THROUGH THE ARCHIVES: From the News Letter of March 1936

Cookstown’s two ministers in 101 years

Friday, 19th March 2021, 10:00 am
Cookstown looking north. Picture: Linda Bailey/
Cookstown looking north. Picture: Linda Bailey/

During this week in 1936 The Roamer wrote a fascinating piece note on Presbyterianism in Cookstown.

The Roamer wrote: “The Reverend John Entrican, who presided at the annual meeting of the Second and Third congregation last week, succeeded the late Reverend John Knox Leslie in 1893, as the minister of Third Cookstown, the service of these two ministers covering the long period of 101 years.”

The report continued: “Mr John Glasgow, JP, in his admirable centenary book of the Third Presbyterian Church, Cookstown, issued last year, stated that until 1835 Presbyterians in Cookstown and district associated with the General Synod of Ulster met for worship in a building now known as First Cookstown, but which was then as the Cookstown Meeting-house.

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“Another body of Presbyterians, associated with the Secession Synod, worshipped in what for many years after 1840 was known as the Second Presbyterian Church.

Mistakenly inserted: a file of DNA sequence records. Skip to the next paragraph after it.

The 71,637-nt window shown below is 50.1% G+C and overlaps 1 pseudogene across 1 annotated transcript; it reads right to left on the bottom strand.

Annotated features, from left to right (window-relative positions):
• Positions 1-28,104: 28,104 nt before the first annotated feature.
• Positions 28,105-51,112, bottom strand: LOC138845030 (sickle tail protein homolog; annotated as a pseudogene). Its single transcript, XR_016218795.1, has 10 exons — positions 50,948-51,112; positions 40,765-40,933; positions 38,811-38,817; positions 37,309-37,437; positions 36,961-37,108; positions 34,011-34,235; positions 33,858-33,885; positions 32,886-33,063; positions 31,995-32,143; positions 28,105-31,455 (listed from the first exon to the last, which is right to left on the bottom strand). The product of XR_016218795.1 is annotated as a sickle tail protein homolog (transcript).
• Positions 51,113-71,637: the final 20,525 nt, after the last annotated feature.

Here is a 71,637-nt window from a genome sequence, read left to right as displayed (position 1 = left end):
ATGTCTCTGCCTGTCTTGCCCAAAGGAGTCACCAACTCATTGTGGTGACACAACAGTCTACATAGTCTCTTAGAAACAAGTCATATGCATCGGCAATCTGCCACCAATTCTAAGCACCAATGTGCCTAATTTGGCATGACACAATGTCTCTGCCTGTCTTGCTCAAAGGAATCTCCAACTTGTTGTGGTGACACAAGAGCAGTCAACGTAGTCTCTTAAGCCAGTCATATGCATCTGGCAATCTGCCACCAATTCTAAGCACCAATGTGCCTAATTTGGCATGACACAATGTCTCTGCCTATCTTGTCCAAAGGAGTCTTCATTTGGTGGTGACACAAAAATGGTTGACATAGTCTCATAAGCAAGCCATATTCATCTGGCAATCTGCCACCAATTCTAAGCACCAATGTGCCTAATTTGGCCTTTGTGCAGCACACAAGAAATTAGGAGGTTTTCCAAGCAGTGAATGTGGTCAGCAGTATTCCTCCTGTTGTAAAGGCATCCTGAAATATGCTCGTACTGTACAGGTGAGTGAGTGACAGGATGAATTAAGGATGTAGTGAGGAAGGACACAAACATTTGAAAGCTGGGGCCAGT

“In 1831 a number of Presbyterians in connection with the General Synod of Ulster worshipping in the Cookstown congregation memorialised the Presbytery to form them into a separate congregation, and, their request being granted, the new congregation was known from 1835 until 1840 as the Second Presbyterian Church.

“In 1840 the General Synod of Ulster and the Secession Synod having united under the designation of the General Assembly of the Presbyterian Church in Ireland, the description of two of the churches was altered.

“The Secession Church, being the older, was styled as the Second Presbyterian Church, and the new church was changed from Second to Third.”

Roamer concluded: “The union of the Second and Third congregations took place in 1929. After the services in the Second Church ceases, the memorial tablets were removed to the Third Church and re-erected there.”